SORBS2Extracellular vesicles in the crosstalk of cardiac cells WP43009.50 × 10−40.448391052.6327325.339
BDNFERK Pathway in Huntington’s Disease WP38537.00 × 10−40.3303921428.57110377.79
Follicle Stimulating Hormone (FSH) signaling pathway WP20350.001350.318593740.74074894.571
BDNF-TrkB Signaling WP36760.00170.267461588.23533751.263
Synaptic signaling pathways associated with autism spectrum disorder WP45390.00250.2949954002396.593
Prader-Willi and Angelman Syndrome WP39980.003050.287915327.86891899.223
MECP2 and Associated Rett Syndrome WP35840.00310.243863322.58061863.345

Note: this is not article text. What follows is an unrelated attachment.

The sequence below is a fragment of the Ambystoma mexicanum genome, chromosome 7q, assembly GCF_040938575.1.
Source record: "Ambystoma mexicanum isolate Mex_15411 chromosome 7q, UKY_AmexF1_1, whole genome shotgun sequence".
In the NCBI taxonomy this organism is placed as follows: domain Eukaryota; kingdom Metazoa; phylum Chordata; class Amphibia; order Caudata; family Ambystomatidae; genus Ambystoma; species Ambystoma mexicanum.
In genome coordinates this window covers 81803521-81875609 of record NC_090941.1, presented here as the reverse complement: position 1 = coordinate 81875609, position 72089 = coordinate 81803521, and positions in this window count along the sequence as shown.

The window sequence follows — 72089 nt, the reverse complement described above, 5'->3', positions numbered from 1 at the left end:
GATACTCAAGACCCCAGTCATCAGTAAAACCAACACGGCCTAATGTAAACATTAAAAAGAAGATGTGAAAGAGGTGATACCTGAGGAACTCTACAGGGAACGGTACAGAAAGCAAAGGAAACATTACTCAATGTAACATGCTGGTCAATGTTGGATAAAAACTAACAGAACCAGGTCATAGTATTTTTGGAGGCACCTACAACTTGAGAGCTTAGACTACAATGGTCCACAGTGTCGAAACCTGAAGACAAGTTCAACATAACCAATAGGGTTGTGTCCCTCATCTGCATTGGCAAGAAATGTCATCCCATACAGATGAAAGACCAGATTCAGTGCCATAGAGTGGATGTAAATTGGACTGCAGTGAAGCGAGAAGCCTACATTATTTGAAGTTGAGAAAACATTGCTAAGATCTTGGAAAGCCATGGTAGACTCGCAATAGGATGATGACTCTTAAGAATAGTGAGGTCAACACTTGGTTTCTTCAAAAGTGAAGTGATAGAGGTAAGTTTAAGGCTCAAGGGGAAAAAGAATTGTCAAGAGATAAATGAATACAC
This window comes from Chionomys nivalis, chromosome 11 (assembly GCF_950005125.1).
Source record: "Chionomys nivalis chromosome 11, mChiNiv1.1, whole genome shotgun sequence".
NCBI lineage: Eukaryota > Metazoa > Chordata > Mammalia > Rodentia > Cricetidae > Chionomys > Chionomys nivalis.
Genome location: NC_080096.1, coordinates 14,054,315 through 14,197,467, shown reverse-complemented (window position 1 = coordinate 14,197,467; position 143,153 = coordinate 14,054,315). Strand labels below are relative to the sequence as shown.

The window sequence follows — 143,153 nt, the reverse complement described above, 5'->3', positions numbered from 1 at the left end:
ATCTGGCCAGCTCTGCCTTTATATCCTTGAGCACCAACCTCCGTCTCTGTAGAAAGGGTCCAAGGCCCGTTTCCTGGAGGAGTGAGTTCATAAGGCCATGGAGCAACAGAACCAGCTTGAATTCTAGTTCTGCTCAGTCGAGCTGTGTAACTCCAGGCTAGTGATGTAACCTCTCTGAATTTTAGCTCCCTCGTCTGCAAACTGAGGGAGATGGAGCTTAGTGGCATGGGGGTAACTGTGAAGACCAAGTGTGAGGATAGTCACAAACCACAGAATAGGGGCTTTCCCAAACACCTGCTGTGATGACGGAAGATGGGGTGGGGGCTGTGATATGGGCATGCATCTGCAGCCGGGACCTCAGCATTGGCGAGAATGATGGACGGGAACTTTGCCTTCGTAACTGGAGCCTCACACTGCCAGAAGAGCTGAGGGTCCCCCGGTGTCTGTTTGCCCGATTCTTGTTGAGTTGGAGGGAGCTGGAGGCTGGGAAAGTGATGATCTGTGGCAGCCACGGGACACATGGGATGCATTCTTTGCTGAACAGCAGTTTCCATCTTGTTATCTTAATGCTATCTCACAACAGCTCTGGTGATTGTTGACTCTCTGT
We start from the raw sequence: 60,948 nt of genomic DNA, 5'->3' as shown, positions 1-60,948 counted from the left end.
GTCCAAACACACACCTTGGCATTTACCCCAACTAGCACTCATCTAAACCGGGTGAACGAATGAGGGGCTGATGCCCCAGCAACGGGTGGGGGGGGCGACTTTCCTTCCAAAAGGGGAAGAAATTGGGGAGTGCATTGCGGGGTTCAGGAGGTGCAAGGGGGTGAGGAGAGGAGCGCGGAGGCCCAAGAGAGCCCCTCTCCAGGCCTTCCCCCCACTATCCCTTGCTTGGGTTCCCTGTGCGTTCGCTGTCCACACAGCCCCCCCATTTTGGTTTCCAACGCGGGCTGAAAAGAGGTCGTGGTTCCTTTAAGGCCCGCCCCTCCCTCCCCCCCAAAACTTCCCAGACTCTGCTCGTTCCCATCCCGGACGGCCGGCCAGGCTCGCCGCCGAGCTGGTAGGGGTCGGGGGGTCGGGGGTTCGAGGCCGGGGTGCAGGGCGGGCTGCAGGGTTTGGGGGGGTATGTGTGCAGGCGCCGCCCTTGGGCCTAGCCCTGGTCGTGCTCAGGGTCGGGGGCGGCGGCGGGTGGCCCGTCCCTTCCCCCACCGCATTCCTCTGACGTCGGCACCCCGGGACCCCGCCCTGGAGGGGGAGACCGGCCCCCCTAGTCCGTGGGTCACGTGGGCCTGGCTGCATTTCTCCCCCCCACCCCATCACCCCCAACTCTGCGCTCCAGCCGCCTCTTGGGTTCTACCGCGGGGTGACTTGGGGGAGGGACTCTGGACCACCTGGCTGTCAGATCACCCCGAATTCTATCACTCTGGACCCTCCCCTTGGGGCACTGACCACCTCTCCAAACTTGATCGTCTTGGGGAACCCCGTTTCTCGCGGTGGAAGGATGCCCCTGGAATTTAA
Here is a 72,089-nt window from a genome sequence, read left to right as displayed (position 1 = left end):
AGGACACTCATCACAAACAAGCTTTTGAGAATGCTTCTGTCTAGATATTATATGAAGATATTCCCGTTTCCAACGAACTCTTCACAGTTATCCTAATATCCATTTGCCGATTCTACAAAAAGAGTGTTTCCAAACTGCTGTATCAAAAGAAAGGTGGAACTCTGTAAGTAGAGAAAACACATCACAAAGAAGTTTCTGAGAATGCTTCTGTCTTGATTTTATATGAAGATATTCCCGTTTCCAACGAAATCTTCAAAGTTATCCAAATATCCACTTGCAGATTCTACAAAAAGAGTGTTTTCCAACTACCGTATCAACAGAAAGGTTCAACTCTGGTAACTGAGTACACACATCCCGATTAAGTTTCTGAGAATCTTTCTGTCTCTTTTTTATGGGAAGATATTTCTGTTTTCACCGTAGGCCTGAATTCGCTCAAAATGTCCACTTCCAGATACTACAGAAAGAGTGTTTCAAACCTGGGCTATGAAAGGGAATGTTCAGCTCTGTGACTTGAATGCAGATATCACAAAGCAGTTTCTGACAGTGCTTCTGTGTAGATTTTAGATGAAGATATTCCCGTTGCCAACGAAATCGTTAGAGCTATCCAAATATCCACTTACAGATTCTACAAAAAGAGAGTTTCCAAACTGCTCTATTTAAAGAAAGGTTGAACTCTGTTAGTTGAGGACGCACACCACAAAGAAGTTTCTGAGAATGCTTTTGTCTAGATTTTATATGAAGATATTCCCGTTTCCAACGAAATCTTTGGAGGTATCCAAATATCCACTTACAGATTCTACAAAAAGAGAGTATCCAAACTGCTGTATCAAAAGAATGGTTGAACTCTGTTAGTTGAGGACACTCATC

Spinal Cord Injury WP24310.00590.397824169.4915869.9687
Brain-Derived Neurotrophic Factor (BDNF) signaling pathway WP23800.00720.424795138.8889685.2341
Sudden Infant Death Syndrome (SIDS) Susceptibility Pathways WP7060.00790.414306126.5823612.7726
MAPK Signaling Pathway WP3820.01230.58055581.30081357.5744
PI3K-Akt Signaling Pathway WP41720.0170.72944958.82353239.6794
Table 4. Report of Black and down score.
Table 4. Report of Black and down score.
AuthorsReporting ScoreExternal ValidityInternal Validity-BiasInternal Validity-ConfoundingBlack and Dwaon Score
Cheng, et al. (2018) [26]621211
Murphy, et al. (2017) [27]51006
Martin, et al. (2019) [28]721313
Rhee, et al. (2017) [29]72009
Zhu, et al. (2019) [30]621211
Keller, et al. (2010) [31]40104
Perroud, et al. (2013) [32]71109
Januar, et al. (2015) [33]42118
Voisin, et al. (2015) [34]720211
Gardner, et al. (2015) [35]611210